Thursday, February 5, 2009

It's always about the cows

Here you go, just about the simplest explanation of how a giant financial company can destroy itself:
"You have two cows.
John Paulson borrows one cow so he can sell it for $100. He gives you $10 as collateral.
You buy your neighbors cow for $100, which you finance by taking out a $90 loan from the bank and use John's $10 to make up the rest.
You brag to everyone about your financial health. You have assets--two cows you own, plus one Paulson owes you--worth $300, and liabilities of just $100.
A third of the country goes vegetarian.
You thought your two cows were worth $200 and now they are worth $140.
You express confidence in your financial health. Your assets are now worth only $200--your two cows plus the one John owes you--but your liabilities are still only $100. If necessary, you could sell the assets at this distressed price and pay off all your loans.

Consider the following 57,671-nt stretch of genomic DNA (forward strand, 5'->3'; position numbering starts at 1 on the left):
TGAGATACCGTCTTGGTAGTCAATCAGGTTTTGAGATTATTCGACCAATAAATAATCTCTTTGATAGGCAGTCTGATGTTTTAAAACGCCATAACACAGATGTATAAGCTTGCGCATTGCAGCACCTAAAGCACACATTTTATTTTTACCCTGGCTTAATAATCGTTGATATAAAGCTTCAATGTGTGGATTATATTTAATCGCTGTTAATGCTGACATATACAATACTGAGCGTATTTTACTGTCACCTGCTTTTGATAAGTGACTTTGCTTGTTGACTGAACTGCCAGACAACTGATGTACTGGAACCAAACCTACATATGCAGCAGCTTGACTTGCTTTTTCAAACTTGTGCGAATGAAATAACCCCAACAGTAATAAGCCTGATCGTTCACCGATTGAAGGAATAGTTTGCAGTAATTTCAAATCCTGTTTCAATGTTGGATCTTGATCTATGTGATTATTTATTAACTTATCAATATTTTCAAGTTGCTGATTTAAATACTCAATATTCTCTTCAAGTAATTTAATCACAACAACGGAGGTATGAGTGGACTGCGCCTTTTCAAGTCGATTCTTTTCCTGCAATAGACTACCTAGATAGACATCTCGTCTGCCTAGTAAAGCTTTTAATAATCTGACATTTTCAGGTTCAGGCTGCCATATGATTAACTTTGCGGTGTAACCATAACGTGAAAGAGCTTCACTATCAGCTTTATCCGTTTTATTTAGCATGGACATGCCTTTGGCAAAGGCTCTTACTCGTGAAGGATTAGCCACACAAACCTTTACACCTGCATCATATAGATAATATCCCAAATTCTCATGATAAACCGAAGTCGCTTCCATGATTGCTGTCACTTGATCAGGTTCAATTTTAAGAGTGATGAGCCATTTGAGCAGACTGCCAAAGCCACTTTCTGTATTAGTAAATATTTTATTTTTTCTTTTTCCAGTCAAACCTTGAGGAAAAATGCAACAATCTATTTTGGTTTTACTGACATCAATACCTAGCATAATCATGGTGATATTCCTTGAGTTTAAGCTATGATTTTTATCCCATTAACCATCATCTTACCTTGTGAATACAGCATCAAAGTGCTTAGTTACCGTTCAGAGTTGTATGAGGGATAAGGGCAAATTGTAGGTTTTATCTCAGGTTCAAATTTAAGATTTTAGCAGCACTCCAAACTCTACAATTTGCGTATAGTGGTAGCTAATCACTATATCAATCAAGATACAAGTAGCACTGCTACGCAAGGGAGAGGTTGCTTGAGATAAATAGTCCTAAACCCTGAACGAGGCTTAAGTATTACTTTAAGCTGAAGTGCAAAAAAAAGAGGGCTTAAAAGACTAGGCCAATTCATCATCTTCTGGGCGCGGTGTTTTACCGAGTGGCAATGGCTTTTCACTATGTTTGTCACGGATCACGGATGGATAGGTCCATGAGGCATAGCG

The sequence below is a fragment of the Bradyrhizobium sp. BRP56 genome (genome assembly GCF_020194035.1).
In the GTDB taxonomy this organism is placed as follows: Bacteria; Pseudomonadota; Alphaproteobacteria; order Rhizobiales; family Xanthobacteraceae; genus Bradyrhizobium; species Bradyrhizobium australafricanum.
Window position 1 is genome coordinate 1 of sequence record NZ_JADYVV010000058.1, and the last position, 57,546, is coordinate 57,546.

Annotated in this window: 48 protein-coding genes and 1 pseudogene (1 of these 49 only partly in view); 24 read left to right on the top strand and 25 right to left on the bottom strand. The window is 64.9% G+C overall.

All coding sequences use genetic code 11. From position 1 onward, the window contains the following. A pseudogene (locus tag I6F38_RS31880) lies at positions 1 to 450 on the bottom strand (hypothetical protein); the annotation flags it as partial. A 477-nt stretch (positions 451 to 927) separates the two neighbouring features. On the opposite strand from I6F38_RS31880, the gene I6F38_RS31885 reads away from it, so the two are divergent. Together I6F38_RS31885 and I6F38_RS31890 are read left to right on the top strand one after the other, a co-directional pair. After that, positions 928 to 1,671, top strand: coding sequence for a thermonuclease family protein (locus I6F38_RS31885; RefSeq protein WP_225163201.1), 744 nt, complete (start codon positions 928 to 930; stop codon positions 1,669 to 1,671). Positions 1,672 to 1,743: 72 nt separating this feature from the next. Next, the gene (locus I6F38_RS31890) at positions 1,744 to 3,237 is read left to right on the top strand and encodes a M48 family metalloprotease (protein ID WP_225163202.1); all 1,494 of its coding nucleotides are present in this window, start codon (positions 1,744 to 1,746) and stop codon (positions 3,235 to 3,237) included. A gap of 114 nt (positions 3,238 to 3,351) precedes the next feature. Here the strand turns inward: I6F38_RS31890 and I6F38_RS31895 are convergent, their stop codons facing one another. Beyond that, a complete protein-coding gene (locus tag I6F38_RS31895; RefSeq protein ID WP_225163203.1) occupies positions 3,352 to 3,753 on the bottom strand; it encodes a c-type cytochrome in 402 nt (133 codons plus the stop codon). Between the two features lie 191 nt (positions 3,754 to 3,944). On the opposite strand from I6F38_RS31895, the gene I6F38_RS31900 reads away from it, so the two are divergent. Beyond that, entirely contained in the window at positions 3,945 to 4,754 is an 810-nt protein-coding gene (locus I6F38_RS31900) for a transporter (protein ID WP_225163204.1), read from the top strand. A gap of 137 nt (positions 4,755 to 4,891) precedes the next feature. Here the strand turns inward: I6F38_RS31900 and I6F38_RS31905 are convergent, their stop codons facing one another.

You hold onto your cows because you are sure the market is "dislocated." Some day someone will want to eat beef again.
The rest of the country goes vegetarian. Your two cows are now worth $2 each to guys who want to make dog food.
John Paulson buys a cow in the market for $2 and he gives it to you as repayment of the loan. You now have three cows worth six bucks.
John wants his $10 back.
The bank calls. It wants its $90 back.
You call the Federal Reserve and ask for a bailout."
Alright, this is cool, but doesn't it leave out the most important question: why does everyone go vegetarian?  Was it obvious that the country was going to go veggie? Should you have seen this coming? Did you willfully ignore the vegination of the country, or was this really a big surprise?  
It seems that this little story is missing out on the fact that we could all tell that the beef industry was in a boom and that vegetarianism was on the horizon, but no one stopped buying and selling cows. 

No comments: